Enhanced Recovery (ER) after Surgery (or Fast Track) is a bundle of ‘best evidence based practices’ delivered by a multi-professional health care team, with the intention of helping patients recover faster after surgery . Professor Henrik Kehlet, a surgeon from Denmark, pioneered the concept more than a decade ago but practitioners in the UK remained sceptical of his amazing results and adoption in the National Health Service (NHS) had been slow [1, 2]. The Enhanced Recovery Partnership Programme (ERPP) was set up by the Department of Health in England in May 2009, to encourage the widespread adoption of ER with the aim of improving recovery from major surgery [1, 3]. The Programme initially concentrated on elective major surgery in four specialities (Colorectal, Musculoskeletal, Gynaecology and Urology). Audit of ER practice by the early adopters demonstrated greater than 80% compliance with the majority of elements recommended by the ERPP. However, perioperative fluid management including the administration of pre-operative carbohydrate drinks and individualised goal directed fluid management guided by advanced haemodynamic monitoring (e.g. Oesophageal Doppler) had lower levels of compliance . A pilot study using Commissioning for Quality and Innovation (CQUIN) to encourage practice change showed a dramatic improvement in outcomes in North Central London with very high levels of compliance with the ERPP recommended principles of perioperative fluid management, in particular goal directed fluid management .
The National Programme has evolved into the Enhanced Recovery Partnership (ERP), and the most recent guide published by the ERP includes evidence of widespread adoption of ER in the NHS in England and achievement of stated goals i.e. reduced length of hospital stay after surgery resulting in more operations being performed despite fewer bed days, no increase in readmissions and high levels of patient satisfaction . Perioperative fluid management is at the heart of Enhanced Recovery and the use of intra-operative fluid management technology, such as Oesophageal Doppler, is supported by the ERP in line with the National Institute of Clinical Excellence (NICE) Guidance (MTG3), the NHS Operating Framework 2012–13 and the Department of Health Innovation Health and Wealth Review 2011 [5–7]. Despite concordance in the guidelines, the veracity of the evidence has been challenged [8, 9].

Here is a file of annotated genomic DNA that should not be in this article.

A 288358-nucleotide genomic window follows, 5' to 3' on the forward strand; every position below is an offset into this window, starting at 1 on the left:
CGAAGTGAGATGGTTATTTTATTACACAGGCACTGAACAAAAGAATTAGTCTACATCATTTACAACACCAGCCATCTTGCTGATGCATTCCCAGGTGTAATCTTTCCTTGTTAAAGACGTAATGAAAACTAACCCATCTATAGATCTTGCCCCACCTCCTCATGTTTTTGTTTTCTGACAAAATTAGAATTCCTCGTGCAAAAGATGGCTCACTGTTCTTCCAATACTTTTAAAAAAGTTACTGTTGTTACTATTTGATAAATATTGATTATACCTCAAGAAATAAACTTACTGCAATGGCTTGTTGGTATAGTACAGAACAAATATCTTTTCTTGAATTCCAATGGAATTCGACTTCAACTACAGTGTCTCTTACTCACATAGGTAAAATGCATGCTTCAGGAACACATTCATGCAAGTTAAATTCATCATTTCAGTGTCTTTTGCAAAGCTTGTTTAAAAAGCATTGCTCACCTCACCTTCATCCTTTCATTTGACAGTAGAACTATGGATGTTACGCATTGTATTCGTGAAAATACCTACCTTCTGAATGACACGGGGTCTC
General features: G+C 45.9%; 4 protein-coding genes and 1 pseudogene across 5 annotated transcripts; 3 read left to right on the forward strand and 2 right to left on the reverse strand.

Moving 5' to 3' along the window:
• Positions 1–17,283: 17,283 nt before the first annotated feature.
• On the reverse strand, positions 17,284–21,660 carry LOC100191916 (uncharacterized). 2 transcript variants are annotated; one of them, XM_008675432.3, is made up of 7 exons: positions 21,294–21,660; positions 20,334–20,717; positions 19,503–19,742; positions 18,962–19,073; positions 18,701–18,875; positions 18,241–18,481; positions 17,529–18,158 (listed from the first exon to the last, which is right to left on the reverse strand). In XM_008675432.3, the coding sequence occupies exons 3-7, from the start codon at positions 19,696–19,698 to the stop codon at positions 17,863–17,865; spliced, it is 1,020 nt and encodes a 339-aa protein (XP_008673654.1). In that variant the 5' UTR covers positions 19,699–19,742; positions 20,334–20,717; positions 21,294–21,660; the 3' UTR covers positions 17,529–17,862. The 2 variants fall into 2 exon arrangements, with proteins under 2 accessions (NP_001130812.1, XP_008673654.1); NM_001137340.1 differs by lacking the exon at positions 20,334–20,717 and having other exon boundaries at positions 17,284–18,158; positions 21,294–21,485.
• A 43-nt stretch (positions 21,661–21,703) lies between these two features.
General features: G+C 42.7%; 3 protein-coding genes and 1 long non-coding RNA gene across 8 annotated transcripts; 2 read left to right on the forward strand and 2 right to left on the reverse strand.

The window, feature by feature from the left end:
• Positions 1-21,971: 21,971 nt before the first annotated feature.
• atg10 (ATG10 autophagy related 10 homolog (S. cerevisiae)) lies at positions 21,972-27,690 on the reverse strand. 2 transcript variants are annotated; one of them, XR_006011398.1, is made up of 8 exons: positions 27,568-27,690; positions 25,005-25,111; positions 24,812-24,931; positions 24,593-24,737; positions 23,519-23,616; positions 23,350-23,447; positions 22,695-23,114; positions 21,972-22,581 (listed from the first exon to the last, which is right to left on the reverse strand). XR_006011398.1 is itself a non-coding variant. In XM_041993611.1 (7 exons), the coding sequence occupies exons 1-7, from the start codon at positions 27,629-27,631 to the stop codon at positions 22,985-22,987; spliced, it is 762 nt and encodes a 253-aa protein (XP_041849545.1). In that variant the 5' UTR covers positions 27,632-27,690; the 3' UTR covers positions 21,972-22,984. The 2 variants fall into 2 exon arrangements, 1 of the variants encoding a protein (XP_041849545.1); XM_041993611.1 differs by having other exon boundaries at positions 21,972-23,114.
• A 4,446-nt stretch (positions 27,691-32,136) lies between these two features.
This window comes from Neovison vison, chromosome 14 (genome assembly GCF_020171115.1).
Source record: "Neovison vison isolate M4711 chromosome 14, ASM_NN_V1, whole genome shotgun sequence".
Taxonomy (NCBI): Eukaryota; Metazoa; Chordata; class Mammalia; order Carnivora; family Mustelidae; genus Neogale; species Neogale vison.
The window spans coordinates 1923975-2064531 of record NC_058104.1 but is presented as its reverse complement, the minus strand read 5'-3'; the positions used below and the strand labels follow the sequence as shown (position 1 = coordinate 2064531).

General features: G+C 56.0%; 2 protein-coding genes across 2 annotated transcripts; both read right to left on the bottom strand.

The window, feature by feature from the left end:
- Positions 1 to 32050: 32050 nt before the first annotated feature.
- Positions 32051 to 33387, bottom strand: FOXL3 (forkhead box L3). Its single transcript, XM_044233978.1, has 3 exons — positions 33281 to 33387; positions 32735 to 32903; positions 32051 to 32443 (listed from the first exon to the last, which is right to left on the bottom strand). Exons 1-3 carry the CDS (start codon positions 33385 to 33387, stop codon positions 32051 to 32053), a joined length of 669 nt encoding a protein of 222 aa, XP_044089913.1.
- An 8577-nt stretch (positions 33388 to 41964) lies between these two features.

The ERP thought it was timely to produce a consensus statement from the National Clinical Leads and Specialist Advisors within the specific context of Enhanced Recovery and, for the purpose of widespread dissemination, the general principles and key recommendations outlined in the latest guide are reiterated in this article . Of note, no particular evidence based methodology was used aside from seeking unanimous agreement from the authors. A practical and pragmatic set of guidelines and recommendations was the aim. The conclusions do align with the GIFTASUP guidelines and NICE guidance where established EBM methodologies were utilised [6, 8, 10]. In making this consensus statement we agree that larger, more definitive studies of perioperative fluid management and, in particular, the relative contribution of haemodynamic monitoring compared with fluid restriction would be welcomed [11, 12]. However, to be useful, such studies must be conducted in the context of a fully implemented Enhanced Recovery Program.